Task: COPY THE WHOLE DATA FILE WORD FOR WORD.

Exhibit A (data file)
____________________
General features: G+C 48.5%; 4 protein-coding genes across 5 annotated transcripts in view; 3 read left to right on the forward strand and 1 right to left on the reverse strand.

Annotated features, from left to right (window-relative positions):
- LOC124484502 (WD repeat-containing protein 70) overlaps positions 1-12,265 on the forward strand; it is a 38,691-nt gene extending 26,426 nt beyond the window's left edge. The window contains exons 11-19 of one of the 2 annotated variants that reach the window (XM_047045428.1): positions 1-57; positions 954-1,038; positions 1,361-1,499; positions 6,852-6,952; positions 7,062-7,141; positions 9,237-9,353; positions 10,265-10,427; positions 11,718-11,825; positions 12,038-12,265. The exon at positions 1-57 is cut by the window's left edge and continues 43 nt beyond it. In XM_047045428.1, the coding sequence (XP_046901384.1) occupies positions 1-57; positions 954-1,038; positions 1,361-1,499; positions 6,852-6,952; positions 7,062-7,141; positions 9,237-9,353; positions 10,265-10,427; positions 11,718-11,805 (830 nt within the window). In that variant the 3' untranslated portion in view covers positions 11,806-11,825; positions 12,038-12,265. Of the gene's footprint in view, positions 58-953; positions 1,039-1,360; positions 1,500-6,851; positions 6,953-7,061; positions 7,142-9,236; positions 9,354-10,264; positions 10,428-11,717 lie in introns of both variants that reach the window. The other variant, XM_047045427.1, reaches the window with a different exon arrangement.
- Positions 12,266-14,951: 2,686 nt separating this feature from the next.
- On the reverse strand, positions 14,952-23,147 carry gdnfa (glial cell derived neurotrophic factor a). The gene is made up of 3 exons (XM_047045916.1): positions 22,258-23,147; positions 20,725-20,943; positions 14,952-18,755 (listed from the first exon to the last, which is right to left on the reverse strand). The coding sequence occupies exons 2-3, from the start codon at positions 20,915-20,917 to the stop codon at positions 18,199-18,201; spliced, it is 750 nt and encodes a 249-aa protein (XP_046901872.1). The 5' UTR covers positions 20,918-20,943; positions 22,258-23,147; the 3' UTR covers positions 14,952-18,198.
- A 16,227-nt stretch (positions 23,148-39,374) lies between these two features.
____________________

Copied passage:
General features: G+C 48.5%; 4 protein-coding genes across 5 annotated transcripts in view; 3 read left to right on the forward strand and 1 right to left on the reverse strand.

Annotated features, from left to right (window-relative positions):
- LOC124484502 (WD repeat-containing protein 70) overlaps positions 1-12,265 on the forward strand; it is a 38,691-nt gene extending 26,426 nt beyond the window's left edge. The window contains exons 11-19 of one of the 2 annotated variants that reach the window (XM_047045428.1): positions 1-57; positions 954-1,038; positions 1,361-1,499; positions 6,852-6,952; positions 7,062-7,141; positions 9,237-9,353; positions 10,265-10,427; positions 11,718-11,825; positions 12,038-12,265. The exon at positions 1-57 is cut by the window's left edge and continues 43 nt beyond it. In XM_047045428.1, the coding sequence (XP_046901384.1) occupies positions 1-57; positions 954-1,038; positions 1,361-1,499; positions 6,852-6,952; positions 7,062-7,141; positions 9,237-9,353; positions 10,265-10,427; positions 11,718-11,805 (830 nt within the window). In that variant the 3' untranslated portion in view covers positions 11,806-11,825; positions 12,038-12,265. Of the gene's footprint in view, positions 58-953; positions 1,039-1,360; positions 1,500-6,851; positions 6,953-7,061; positions 7,142-9,236; positions 9,354-10,264; positions 10,428-11,717 lie in introns of both variants that reach the window. The other variant, XM_047045427.1, reaches the window with a different exon arrangement.
- Positions 12,266-14,951: 2,686 nt separating this feature from the next.
- On the reverse strand, positions 14,952-23,147 carry gdnfa (glial cell derived neurotrophic factor a). The gene is made up of 3 exons (XM_047045916.1): positions 22,258-23,147; positions 20,725-20,943; positions 14,952-18,755 (listed from the first exon to the last, which is right to left on the reverse strand). The coding sequence occupies exons 2-3, from the start codon at positions 20,915-20,917 to the stop codon at positions 18,199-18,201; spliced, it is 750 nt and encodes a 249-aa protein (XP_046901872.1). The 5' UTR covers positions 20,918-20,943; positions 22,258-23,147; the 3' UTR covers positions 14,952-18,198.
- A 16,227-nt stretch (positions 23,148-39,374) lies between these two features.